State v. Wykle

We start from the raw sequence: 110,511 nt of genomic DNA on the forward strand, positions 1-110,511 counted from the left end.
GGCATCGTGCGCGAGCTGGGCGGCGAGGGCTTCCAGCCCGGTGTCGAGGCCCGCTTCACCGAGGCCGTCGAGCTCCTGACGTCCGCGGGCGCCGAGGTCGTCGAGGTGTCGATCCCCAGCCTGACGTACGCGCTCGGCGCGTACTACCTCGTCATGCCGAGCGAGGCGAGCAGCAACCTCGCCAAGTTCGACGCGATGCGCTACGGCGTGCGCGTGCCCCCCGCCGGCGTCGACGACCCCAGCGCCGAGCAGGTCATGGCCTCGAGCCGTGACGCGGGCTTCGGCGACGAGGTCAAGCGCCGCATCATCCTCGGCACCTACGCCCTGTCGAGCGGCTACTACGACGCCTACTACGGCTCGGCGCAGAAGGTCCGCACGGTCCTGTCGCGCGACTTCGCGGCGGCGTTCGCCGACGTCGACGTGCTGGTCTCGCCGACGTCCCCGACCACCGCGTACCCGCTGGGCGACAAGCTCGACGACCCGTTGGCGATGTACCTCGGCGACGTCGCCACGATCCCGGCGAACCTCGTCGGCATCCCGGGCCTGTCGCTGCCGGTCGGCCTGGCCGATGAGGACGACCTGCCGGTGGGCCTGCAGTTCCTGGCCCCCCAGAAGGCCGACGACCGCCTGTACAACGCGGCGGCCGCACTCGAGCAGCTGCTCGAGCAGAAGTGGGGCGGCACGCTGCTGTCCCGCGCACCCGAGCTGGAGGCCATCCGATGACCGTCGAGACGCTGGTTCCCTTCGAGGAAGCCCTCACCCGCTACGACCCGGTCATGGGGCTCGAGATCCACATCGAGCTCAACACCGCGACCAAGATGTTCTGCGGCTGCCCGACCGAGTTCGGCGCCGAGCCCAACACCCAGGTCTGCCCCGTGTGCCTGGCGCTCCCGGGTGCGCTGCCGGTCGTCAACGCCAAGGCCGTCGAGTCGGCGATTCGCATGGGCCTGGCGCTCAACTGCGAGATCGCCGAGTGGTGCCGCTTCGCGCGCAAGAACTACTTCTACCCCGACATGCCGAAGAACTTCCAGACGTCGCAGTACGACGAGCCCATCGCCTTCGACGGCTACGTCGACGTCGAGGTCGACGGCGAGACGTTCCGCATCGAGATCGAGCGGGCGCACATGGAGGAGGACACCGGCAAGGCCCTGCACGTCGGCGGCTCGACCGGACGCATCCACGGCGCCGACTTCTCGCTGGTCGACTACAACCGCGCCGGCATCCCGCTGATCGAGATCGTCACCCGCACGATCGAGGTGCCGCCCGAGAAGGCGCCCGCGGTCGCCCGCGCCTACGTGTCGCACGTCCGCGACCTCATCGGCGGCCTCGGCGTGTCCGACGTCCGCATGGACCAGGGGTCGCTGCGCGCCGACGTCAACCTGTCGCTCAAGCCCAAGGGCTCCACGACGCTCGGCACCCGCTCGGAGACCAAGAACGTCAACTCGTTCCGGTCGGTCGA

In State v. Wykle, 208 W. Va. 369, 540 S.E.2d 586 (2000) the defendant was convicted of unlawful assault. The facts in that case revealed that the victim was the initial aggressor. During an argument with the defendant, the victim slapped the defendant on the head. The defendant retaliated by stabbing the victim nine times. After the jury convicted him, he argued on appeal that the State failed to prove beyond a reasonable doubt that he did not act in self-defense. The Court rejected the argument: "We believe the use of a deadly weapon under the circumstances to be unjustified. Nothing in the record indicated the victim possessed a deadly weapon, or that the defendant was in imminent danger of death or great bodily harm. The victim confronted the defendant with nothing more than his bare hands. Both men were relatively the same size in height and weight. While our cases would support the reasonable use of the defendant's bare hands to repel any further attack by the victim, we believe the jury properly found that the use of a knife to stab the victim nine times was excessive in relation to any reasonably perceived danger." (Wykle, 208 W. Va. at 374, 540 S.E.2d at 591.)